"The reason most Americans think the economy is fair to poor is simple: For most Americans, it really is fair to poor. Wages have failed to keep up with rising prices. Even in 2005, a year in which the economy grew quite fast, the income of most non-elderly families lagged behind inflation. The number of Americans in poverty has risen even in the face of an official economic recovery, as has the number of Americans without health insurance. Most Americans are little, if any, better off than they were last year and definitely worse off than they were in 2000."
"…For the first time in our history, so much growth is being siphoned off to a small, wealthy minority that most Americans are failing to gain ground even during a time of economic growth—and they know it." [The Great Wealth Transfer By Paul Krugman Rolling Stone Magazine]
Last year, Alan Greenspan testified that the big wage gains were going to highly educated professionals, while the other eighty percent—those with less education—were being replaced by computers or lost to imports. Inequality, Greenspan concluded, is ultimately "an education problem."[Greenspan Testimony, July 20, 2005 PDF]
"It's a good story with a comforting conclusion: Education is the answer. But it's all wrong. A closer look at our line of Americans reveals why. The richest twenty percent are those [in the 80th to 100th income percentiles.] But even those [in the 80th to 95th percentiles]—Americans who earn between $80,000 and $120,000 a year—have done only slightly better than everyone to their left. Almost all of the gains over the past thirty years have gone to the [richest 5 percent of people.] Being highly educated won't make you into a winner in today's U.S. economy. At best, it makes you somewhat less of a loser."
VDARE.COM's response: He's right: Even a Ph.D. doesn't guarantee future income gains—especially in fields inundated by foreign students. According to a National Research Council study: [National Research Council, Building a Workforce for the Information Economy, National Academies Press, 2001.]:
The National Science Foundation explicitly acknowledges the problem, saying that for American students "the effective premium for acquiring a Ph. D. may actually be negative." Yet NSF regularly warns of a high-tech labor shortage and advocates special programs to increase the number of foreign doctoral students.
Krugman notes—correctly—that the poor are not the only ones who've fallen behind. "The real divergence in fortunes is between the great majority of Americans and a very small, extremely wealthy minority at the far right of the line."
VDARE.COM's response: The gap between poor and middle-class incomes has also widened—albeit by not nearly as much as the gap between those groups and the super-rich. A major factor: Increased immigration, coupled with a decline in the relative educational level and economic performance of immigrant workers themselves.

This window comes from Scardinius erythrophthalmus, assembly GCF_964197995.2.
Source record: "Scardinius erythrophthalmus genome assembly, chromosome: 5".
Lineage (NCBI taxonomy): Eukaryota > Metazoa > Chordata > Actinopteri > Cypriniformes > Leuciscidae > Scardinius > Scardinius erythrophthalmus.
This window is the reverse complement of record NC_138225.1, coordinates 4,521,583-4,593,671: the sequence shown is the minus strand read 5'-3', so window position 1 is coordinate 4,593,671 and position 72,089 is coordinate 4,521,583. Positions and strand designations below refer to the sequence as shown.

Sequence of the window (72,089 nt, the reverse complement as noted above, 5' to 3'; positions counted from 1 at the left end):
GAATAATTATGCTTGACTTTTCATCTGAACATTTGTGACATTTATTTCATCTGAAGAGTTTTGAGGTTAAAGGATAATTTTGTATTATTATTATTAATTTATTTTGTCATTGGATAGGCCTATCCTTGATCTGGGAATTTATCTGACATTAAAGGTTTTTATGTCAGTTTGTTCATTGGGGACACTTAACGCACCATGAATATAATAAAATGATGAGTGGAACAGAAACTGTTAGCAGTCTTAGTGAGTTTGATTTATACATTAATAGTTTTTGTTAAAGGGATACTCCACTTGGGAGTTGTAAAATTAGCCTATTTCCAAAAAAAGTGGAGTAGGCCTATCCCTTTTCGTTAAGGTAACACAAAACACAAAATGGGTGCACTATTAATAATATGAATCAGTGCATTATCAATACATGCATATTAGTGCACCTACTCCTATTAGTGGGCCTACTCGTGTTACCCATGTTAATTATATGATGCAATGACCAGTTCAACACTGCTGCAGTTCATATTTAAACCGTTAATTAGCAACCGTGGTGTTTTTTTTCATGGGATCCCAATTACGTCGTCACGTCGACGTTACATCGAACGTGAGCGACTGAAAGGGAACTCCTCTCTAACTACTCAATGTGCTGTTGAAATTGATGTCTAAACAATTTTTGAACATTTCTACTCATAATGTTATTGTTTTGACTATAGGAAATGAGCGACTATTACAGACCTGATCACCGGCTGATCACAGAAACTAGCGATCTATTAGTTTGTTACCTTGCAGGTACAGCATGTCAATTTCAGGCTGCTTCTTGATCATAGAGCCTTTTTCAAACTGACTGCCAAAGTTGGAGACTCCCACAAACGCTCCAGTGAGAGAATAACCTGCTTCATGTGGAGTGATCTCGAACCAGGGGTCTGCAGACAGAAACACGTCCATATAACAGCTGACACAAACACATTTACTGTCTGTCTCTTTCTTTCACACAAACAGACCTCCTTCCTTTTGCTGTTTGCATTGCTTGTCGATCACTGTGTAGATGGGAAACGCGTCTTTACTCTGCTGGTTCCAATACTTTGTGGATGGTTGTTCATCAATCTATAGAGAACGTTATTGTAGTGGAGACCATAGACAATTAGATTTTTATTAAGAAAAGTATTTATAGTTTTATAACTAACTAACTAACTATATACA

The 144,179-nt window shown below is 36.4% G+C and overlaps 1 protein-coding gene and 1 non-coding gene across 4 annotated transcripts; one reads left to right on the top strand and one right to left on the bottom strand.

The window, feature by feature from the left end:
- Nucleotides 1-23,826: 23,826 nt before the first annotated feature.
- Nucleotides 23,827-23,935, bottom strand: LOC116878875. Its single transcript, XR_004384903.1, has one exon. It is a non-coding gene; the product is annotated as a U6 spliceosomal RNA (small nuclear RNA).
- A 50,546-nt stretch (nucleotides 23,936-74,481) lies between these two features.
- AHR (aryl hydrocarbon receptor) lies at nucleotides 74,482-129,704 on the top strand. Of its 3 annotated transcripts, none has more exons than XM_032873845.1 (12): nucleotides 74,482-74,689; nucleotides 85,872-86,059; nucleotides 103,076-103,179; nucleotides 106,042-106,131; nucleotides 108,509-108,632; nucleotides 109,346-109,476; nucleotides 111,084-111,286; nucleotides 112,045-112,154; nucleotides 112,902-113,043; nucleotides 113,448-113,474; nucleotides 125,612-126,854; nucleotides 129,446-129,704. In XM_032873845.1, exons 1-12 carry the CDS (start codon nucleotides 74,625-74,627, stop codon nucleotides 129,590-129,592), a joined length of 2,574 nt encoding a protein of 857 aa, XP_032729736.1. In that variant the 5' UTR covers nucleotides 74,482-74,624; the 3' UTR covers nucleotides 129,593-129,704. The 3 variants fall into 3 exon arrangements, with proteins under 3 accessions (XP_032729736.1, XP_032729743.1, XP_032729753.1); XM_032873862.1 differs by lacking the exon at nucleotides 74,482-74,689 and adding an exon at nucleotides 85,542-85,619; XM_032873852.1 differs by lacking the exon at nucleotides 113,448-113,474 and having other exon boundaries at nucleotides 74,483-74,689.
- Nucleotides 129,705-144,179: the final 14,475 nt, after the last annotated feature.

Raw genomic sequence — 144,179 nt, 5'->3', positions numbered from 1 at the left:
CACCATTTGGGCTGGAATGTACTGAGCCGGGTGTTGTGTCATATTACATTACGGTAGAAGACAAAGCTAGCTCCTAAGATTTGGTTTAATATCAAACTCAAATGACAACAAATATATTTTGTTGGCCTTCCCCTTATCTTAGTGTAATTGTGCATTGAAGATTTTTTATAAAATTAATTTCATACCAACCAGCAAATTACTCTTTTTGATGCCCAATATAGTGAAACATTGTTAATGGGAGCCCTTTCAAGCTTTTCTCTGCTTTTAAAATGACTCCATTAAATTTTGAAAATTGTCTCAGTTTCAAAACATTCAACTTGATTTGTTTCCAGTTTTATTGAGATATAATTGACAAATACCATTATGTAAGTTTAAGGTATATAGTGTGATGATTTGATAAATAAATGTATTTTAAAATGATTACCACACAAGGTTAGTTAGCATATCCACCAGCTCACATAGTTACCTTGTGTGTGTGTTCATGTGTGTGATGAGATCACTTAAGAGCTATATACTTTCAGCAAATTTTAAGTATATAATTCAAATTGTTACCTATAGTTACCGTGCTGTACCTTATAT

For example: In 1960, the average male immigrant earned about 4 percent more than the average U.S.-born male. By 1998, the average immigrant earned about 23 percent less. George Borjas, in his book Heaven's Door estimates that immigrants are responsible for about half of the increased wage gap between high school dropouts and educated labor.
"At the same time, there has been a concerted attack on the institutions that have helped moderate inequality—in particular, unions."
"Why isn't Wal-Mart unionized? The answer is simple and brutal: Business interests went on the offensive against unions. And we're not talking about gentle persuasion; we're talking about hardball tactics. During the late 1970s and early 1980s, at least one in every twenty workers who voted for a union was illegally fired; some estimates put the number as high as one in eight. And once Ronald Reagan took office, the anti-union campaign was aided and abetted by political support at the highest levels."
Source: Vernon Briggs, "Immigration Policy and American Unionism: A Reality Check," Briggs Papers and Speeches, Vol. IV, Cornell University, 2004.
This relationship is not coincidental: numerous studies have documented the adverse impact of immigration on the ability of unions to organize workers and realize economic gains for those already organized. A survey of those experiences published jointly by the Departments of Justice and Labor in 1999 concluded that "unions have been weakened directly by the use of recent immigrants." [Immigration Policy and American Unionism: A Reality Check, By Vernon Briggs]
Bottom line: Rising inequality is not inevitable—and Krugman knows it:
"America has never been an egalitarian society, but during the New Deal and the Second World War, government policies and organized labor combined to create a broad and solid middle class. The economic historians Claudia Goldin and Robert Margo call what happened between 1933 and 1945 the Great Compression: The rich got dramatically poorer while workers got considerably richer. Americans found themselves sharing broadly similar lifestyles in a way not seen since before the Civil War."
But this "Great Compression" was also a period of restrictive immigration policy–a fact Krugman tellingly ignores.